Gates said U.S. and allied forces are working to create the 'position of strength' he mentioned between now and July of next year, when President Barack Obama has said the Afghan government will have to begin to take responsibility for security in its country.

You May Like

Taiwan President Sounds Warning on Future of China Ties

Current Taiwan government has eased once dangerously tough relations with Beijing since 2008, but next year’s presidential election could change that course More

US Presidential Candidates Woo Hispanic Voters

Republican presidential candidate Donald Trump and Democrat Hillary Clinton reached out to Hispanic voters this past week in a bid to boost their voter support More

Video In 'He Named Me Malala,' Guggenheim Finds Normal in Extraordinary

Documentary is a close-up and personal view of young woman who has become of global symbol of courage and inspiration More

This forum has been closed.
There are no comments in this forum. Be first and add one

Featured Videos

Your JavaScript is turned off or you have an old version of Adobe's Flash Player. Get the latest Flash player.
House Republicans in Chaos as Speaker Favorite Withdrawsi
Jim Malone
October 09, 2015 12:32 AM
The Republican widely expected to become the next speaker of the House of Representatives shocked his colleagues Thursday by announcing he was withdrawing his candidacy. The decision by Majority Leader Kevin McCarthy means the race to succeed retiring Speaker John Boehner is now wide open. VOA National Correspondent Jim Malone reports.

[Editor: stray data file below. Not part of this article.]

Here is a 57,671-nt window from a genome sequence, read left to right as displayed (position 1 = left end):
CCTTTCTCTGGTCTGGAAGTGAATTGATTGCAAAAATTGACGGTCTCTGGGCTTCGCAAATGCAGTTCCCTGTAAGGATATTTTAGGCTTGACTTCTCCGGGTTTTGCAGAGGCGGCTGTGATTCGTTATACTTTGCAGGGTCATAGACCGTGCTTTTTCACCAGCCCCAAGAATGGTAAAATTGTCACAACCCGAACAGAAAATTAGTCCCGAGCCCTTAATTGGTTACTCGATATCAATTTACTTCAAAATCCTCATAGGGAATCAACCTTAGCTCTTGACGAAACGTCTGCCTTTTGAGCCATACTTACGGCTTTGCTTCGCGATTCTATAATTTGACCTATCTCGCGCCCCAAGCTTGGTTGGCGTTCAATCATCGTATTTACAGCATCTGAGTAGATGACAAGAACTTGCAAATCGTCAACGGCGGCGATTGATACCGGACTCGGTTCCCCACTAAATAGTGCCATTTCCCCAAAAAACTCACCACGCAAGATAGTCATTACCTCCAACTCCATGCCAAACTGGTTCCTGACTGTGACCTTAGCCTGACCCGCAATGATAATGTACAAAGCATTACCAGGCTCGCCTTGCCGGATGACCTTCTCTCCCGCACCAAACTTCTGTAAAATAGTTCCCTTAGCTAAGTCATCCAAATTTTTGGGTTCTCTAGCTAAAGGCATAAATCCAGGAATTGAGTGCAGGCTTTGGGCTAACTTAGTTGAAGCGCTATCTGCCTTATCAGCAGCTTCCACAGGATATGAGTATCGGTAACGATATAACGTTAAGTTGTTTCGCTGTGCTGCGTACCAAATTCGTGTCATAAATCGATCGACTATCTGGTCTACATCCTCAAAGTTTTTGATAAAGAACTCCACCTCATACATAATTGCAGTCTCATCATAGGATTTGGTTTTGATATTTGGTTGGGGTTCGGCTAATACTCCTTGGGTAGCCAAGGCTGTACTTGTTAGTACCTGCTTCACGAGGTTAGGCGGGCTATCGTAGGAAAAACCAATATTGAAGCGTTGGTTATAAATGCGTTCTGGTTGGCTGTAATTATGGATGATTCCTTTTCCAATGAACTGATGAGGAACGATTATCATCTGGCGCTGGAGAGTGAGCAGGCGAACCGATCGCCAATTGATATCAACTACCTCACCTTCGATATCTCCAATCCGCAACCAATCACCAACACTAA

Video House Republicans in Chaos as Speaker Favorite Withdraws

The Republican widely expected to become the next speaker of the House of Representatives shocked his colleagues Thursday by announcing he was withdrawing his candidacy. The decision by Majority Leader Kevin McCarthy means the race to succeed retiring Speaker John Boehner is now wide open. VOA National Correspondent Jim Malone reports.

Video German, US Officials Investigate Volkswagen

German officials have taken steps to restore some of the reputation their car industry has lost after a recent Volkswagen diesel emissions scandal. Authorities have searched Volkswagen headquarters and other locations in an effort to identify the culprits in the creation of software that helps cheat on emission tests. Meanwhile, a group of lawmakers in Washington held a hearing to get to the bottom of the cheating strategy that was first discovered in the United States. Zlatica Hoke reports.

Video Why Are Gun Laws So Hard for Congress to Tackle?

Since taking office, President Barack Obama has spoken out or issued statements about 15 mass shootings. The most recent shooting, in which 10 people were killed at a community college, sparked outrage over the nation's gun laws. But changing those laws isn't as easy as many think. VOA's Carolyn Presutti reports.

Video Hungary Criticized for Handling of Refugees

Amnesty International has accused Hungary of breaking multiple international and European human rights laws in its handling of the refugee crisis. As Henry Ridgwell reports, thousands of migrants and refugees continue to travel through the Balkans to Hungary every day.